with the orientation of today's University and thus the quality of the education we are receiving. In an age when it has become fashionable to be a value-free pragmatist, we call for a University free of outside business and political interests, free that is, to enjoy that freedom so long ago the very special prerogative of the University. Thus, while students recognize the necessity of some legal identity, our philosophy precludes participation within a "non-community" group such as the Board of Governors. Principles demand non-participation; political reality dictates the a dialogue. It is on this point means not the end - that student government and the student press diverge. With such fundamental differences still separating the students and the university administration it is distressing to read that the student's goal HAS been reached and all that remains now is t o tidy up loose ends. I do not wish at this time t o defend non-pacific protest but I should note. as would any student of social revolution, that it is the frustration of continually being co-opted which is the adhesive cementing that "unholy alliance" of violent and non-violent mass protest. J. R. Flegg, B.A. '68 Graduate Student.
This Issue This issue spotlights Convocation, an occasion that for most graduates will remain a memorable event. It underlines some of the things that any university worthy of the name tries to, and must, stand for, a point which was underlined emphatically in the Convocation remarks of Dr. Maurice F. Strong. This University takes its international responsibilities seriously, and it was re-assuring to hear the speaker, from his view-point, emphasizing the importance of such a concept. Dr. Strong's Convocation remarks se'rved only to underline the existing efforts of the University of Guelph to make a serious contribution to international development. This University's Centre for International Studies - a unique operation in itself - is studying,
among other things, how best we can aid in an educational way in underdeveloped countries. What does Convocation mean to the new graduate? Certainly, human individuality being what it is, each will have his own thoughts. These are likely to include some rather mixed reactions. A real sense of personal achievement will probably be mixed with a liberal lacing of both trepidation and anticipation. If the University has fulfilled its responsibilities well, and if the individual student has permitted the University to achieve its real objectives, then one of the emotions in every mind will have been much like those of an astronaut at the moment of blast-off. There are untold worlds to conquer, our basic training has given us the mental tools to do it. The rest is up to us.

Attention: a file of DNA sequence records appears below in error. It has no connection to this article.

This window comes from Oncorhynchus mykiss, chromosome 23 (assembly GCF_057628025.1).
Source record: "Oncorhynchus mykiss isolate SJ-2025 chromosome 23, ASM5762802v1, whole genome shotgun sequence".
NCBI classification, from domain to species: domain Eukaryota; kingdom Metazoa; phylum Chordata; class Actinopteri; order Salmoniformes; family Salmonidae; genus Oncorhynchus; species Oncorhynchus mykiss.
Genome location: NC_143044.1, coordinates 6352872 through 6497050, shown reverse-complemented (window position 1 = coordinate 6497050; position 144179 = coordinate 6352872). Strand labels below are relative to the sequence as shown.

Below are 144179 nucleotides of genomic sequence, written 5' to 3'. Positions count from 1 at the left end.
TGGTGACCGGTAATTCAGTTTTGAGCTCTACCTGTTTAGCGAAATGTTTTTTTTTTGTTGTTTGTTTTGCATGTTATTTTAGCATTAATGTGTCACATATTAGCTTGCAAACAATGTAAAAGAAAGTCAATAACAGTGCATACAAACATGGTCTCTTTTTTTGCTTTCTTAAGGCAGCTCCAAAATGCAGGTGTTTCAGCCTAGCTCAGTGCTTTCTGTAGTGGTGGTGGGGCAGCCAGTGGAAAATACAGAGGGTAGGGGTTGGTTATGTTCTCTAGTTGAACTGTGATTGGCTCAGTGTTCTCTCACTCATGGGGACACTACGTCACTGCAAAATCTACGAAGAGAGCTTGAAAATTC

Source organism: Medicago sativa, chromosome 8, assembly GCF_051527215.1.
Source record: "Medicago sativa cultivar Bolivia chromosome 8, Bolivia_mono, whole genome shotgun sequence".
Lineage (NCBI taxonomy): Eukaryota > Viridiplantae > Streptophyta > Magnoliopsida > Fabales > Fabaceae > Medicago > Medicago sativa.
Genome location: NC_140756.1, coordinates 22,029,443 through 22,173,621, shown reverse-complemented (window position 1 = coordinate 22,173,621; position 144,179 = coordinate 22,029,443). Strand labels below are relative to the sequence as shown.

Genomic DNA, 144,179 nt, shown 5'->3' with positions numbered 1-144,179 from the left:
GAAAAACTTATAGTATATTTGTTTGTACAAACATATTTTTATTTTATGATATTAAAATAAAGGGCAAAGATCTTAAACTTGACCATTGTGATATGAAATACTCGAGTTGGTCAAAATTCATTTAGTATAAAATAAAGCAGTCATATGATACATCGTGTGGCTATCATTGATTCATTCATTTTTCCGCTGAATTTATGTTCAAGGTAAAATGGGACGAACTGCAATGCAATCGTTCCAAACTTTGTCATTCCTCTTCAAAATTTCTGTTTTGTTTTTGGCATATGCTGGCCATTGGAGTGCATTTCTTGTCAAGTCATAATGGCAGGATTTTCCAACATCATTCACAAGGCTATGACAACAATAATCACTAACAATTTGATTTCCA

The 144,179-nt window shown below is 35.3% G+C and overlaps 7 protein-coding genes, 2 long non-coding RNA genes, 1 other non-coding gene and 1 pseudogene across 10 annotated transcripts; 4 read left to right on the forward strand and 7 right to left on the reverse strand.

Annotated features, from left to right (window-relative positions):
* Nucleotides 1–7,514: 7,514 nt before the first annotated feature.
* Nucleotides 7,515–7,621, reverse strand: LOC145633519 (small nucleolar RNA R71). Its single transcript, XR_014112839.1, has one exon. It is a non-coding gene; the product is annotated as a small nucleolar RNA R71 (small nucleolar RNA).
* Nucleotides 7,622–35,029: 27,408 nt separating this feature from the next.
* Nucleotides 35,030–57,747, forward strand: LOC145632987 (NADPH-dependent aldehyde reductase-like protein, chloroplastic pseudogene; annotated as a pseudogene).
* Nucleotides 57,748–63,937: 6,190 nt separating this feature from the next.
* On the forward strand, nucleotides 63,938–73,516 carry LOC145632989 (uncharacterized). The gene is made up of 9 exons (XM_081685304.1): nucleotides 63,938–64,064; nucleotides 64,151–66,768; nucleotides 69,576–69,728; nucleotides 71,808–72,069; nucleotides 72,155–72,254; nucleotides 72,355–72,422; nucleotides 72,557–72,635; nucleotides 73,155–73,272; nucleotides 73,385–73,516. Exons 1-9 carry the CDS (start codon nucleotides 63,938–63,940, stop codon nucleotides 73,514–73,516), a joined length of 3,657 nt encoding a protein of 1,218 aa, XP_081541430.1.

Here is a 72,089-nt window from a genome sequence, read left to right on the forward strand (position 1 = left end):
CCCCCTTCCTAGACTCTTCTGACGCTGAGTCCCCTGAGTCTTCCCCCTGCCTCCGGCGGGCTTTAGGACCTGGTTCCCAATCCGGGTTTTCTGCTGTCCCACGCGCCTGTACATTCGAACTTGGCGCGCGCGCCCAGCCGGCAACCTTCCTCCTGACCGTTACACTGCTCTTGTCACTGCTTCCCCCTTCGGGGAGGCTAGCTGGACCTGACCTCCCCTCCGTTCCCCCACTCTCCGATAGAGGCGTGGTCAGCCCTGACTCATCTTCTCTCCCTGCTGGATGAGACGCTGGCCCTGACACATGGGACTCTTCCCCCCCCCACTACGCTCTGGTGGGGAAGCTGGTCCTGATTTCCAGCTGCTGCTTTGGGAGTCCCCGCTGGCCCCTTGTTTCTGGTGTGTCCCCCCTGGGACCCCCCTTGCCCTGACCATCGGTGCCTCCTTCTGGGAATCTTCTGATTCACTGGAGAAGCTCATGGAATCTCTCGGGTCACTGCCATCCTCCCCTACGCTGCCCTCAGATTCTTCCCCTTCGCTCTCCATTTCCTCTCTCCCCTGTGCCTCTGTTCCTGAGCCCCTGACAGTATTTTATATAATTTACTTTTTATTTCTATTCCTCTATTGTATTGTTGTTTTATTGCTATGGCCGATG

Convocation - May 1968 "The University which responds actively and positively to the great issues of our time is the one which harnesses and directs events; it is the one which prescribes the condition and form of human existence in the years to come. I am gratified to see abundant evidence that the University of Guelph will be numbered among the institutions of this nature." So said Maurice F. Strong in his speech of acceptance of the honorary degree of Doctor of Laws at the Spring Convocation. But Dr. Strong, who is Director of Canada's External Aid Office, capped his compliment to the University by issuing a challenge. Developing countries need strong help, he said, through the extension of the University into international life. But this does not mean "give away programs." Nor does it simply mean provision of places for trainees abroad, or a flow of trained people from the campus. "It is not so much a matter of transferring our resources," Dr. Strong said, "as of transferring the capacity t o produce and develop resources." Food production and food handling are the crucial problems in developing countries, he reminded us. Those nations need our help to create their own facilities. Dr. Strong went on to say: "They need the help necessary to recreate the kind of facilities we have
here for research and improvement in food production and food handling. We must help them develop just such capacity." Dr. Strong was honoured at the morning Convocation on May 24, when the Household Science, Agricultural Engineering and Veterinary Medicine students received their degrees. He was cited for his concern with human relations and his work with national voluntary organizations. His original interest in voluntary agencies led to a concern over the problems of developing nations seen at first hand in his travels abroad. The challenge thrown by Dr. Strong in his Convocation address was much in line with the well established policy of the University of Guelph. This policy is that the University should seek increasing opportunity to assist in all ways possible the developing nations. Dr. Strong foresees an integrated attack on the problems of development by selecting strategic priority areas within a given country and then devising a long-term program to fill their needs. This program might include "twinning" of a faculty member here with a faculty member in a particular university abroad, perhaps in a tropical or semi-tropical area.